CaringBridge / Kate Kelly / Journal


by Madelyn Griffith-Haynie, CMC, SCAC, MCC

A “Reblog” of sorts: for those of you who know Kate Kelly (or know of her as co-author, with Peggy Ramundo, of You Mean I’m NOT Lazy, Stupid or Crazy?!), who are not hooked in with her CaringBridge site.

I don’t want to leave anyone who loves her unaware of where things stand with her health.

I also want those of you who read this blog, even if you are not part of Kate’s vast circle of ADD buds, to get the benefit of some of my insights during this time of transition.

Contemplations of this type are as ephemeral as life itself — in our faces whenever they float across our cognitive view-finders, fading quickly as soon as all returns to “normal,” only to return suddenly, startling us as if we’d never had the thoughts before.

We must all learn, somehow, to take advantage of any opportunity to be hit in the solar plexis with what we know in our gut: it’s all over far too quickly.

(Skip the early “logistics” paragraphs if you are unfamiliar with Kate — scroll down to “Little Details” to begin reading)

From the CaringBridge:

After midnight here in Cincinnati — I haven’t heard from Peggy, who may well still be in the air. Until she has the time to check in with me, I have no address to post – for cards, etc.- much less new info (remember – it’s not realistic to expect contact until Fri. PM, *earliest* – so no news is not all that bad, when you really think about it)

I just posted a picture from FaceBook: Kate in her hospital bed, surrounded by
a family “sing-in” (Rollin’ on the River).

I chose this photo because we cannot see her clearly — we can see enough to catch the vibe, but a photo of Kate that we all KNOW she probably would not want to be everyone’s last memory of her won’t live forever in i-net wonderland.

Keep that in mind, anyone who considers posting current pics, ok?

On brother Doug’s FB page is a very brief video as well – so I can tell you that this was the mellow hootenanny version, and that Kate is singing along softly, enjoying the action.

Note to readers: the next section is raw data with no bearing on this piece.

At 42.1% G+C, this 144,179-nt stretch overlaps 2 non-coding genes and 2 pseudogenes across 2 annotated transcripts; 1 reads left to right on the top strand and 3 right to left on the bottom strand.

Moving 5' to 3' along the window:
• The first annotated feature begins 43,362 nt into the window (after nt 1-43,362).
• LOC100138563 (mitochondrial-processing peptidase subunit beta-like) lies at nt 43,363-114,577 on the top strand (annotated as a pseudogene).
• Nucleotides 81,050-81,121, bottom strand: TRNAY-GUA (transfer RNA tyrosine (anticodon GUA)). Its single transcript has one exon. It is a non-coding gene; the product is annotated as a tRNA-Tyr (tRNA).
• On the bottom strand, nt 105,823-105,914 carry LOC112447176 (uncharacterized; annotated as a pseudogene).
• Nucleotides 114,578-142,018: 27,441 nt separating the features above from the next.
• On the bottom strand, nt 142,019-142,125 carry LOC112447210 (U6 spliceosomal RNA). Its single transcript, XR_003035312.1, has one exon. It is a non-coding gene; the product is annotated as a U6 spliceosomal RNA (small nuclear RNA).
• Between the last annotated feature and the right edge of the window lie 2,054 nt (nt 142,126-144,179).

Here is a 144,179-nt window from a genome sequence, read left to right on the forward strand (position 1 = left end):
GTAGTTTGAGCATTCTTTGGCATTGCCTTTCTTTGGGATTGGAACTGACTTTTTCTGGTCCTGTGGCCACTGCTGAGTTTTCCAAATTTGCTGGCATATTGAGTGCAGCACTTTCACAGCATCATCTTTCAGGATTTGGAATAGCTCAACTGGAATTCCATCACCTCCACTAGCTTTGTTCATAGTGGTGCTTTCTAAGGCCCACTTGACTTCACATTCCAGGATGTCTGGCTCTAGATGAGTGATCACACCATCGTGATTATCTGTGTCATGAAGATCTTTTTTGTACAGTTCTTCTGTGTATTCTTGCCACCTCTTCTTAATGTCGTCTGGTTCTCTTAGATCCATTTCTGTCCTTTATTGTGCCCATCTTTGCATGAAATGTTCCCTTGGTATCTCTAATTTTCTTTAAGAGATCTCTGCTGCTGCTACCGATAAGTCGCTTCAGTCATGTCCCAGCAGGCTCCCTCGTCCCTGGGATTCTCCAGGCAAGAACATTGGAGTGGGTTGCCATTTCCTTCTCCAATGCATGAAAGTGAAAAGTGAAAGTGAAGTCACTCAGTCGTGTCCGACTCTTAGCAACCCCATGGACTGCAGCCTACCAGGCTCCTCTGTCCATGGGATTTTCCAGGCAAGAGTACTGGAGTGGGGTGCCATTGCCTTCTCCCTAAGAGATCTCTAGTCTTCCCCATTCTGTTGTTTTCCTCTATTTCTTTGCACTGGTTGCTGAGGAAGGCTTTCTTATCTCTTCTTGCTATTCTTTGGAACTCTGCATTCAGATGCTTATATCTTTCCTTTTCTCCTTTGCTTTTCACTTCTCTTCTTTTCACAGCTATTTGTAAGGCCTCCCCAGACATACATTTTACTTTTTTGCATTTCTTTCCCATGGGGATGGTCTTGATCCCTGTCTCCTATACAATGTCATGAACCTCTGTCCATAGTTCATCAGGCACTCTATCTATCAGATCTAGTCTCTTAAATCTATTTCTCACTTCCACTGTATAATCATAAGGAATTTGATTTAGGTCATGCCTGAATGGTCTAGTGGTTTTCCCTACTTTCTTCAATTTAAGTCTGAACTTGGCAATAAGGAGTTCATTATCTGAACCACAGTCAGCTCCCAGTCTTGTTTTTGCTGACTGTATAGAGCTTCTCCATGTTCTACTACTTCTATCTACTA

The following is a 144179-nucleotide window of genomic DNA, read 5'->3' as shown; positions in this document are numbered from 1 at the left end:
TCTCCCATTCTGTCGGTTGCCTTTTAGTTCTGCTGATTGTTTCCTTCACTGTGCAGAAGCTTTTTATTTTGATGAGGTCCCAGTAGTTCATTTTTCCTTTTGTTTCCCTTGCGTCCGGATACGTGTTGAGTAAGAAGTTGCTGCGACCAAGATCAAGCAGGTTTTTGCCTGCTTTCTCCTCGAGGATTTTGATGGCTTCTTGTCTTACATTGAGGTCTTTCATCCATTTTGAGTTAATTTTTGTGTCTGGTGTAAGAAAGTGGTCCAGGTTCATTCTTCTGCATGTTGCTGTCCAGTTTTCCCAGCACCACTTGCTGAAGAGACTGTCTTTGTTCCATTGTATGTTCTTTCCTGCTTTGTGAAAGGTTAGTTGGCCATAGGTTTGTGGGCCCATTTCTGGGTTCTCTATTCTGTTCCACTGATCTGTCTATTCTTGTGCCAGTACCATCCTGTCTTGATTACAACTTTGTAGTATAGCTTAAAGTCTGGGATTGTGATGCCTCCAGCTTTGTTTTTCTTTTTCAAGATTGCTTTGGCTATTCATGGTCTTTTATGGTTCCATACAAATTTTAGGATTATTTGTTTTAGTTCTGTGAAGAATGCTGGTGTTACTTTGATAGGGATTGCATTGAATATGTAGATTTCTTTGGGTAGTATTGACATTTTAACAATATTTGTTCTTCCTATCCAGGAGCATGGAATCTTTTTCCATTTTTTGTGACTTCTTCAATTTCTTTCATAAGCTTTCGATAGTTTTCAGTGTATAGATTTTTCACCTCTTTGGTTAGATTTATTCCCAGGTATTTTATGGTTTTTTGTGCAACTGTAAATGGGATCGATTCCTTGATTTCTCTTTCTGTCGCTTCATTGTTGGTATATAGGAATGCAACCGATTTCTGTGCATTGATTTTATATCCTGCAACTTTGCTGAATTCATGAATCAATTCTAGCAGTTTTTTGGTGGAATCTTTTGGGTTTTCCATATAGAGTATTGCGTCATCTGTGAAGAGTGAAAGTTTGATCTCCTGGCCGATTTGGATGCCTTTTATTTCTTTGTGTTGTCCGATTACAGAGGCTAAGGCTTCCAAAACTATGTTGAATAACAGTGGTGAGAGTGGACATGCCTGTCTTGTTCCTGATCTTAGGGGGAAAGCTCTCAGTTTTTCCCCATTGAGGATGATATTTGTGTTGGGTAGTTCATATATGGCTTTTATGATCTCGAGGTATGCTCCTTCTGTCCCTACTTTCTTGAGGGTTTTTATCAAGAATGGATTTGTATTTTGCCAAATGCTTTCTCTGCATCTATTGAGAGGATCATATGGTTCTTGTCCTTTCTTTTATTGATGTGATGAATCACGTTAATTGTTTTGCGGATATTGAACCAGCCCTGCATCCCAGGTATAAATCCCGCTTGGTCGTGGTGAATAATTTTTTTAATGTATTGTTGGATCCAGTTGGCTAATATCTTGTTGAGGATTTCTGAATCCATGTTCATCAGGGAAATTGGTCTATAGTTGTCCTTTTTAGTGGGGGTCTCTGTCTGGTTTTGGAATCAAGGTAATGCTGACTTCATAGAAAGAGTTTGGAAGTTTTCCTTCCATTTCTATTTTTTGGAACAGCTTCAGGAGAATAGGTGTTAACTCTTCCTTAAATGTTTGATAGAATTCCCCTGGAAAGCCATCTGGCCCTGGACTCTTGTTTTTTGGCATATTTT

BTW- If you are not ALREADY “friended” with Doug, please don’t rush to do so NOW, just so that you can see and hear – you’ll KILL him – really! (But first, he’ll kill ME for reposting so that he had to deal with *more* to do when he’s already juggling as fast as he can.)

Allow this photo to BE the experience for you – nobody moves much in the video, and we know the song, right?  (We’ll ALL get a copy if they ever cut a record) 🙂

Little Details:

That green thing on either side of Kate’s face (that might look like a neck-brace to some of you) is a “slumber pillow” designed for travel. Even though she was sitting upright on my couch, she used it to support her head the last time she was here, and found it made her comfortable in several ways. I sent it home with her.

It is now comforting ME to see, although I will not be one of the ones with her physically during this transition, that I am somehow comforting her on the physical plane anyway.

The little things can tear your heart in two as the time approaches
when there will no longer be the possibility of more.

As dawn broke on September 6th, the Thursday morning of Peggy’s flight to Seattle, I accompanied her to Casa Kelly to grab a few things left behind by those who had already been able to leave, along with a couple of items requested by Kate.

As we looked through the STUFF of her life, we could barely believe our emotional reaction to the little things: a note in her handwriting, a CD or a book we had shared with her in some manner — a few business cards she used while waiting for new cards to arrive, with a “homemade” label on the flip side announcing her new contacts.

We both wanted one of those.  Little things.

At times like this I am always reminded of my years as an actor — particularly of a few lines that came out of my mouth as Emily, one of my very first roles in one of my very first plays: Thornton Wilder‘s Our Town.

For those who do not know the play, the audience gets to watch Emily grow up, fall in love, and get married. We get to know her family and her town and when she dies young, we are present at her funeral and beyond.

The audience can see and hear the living and the dead;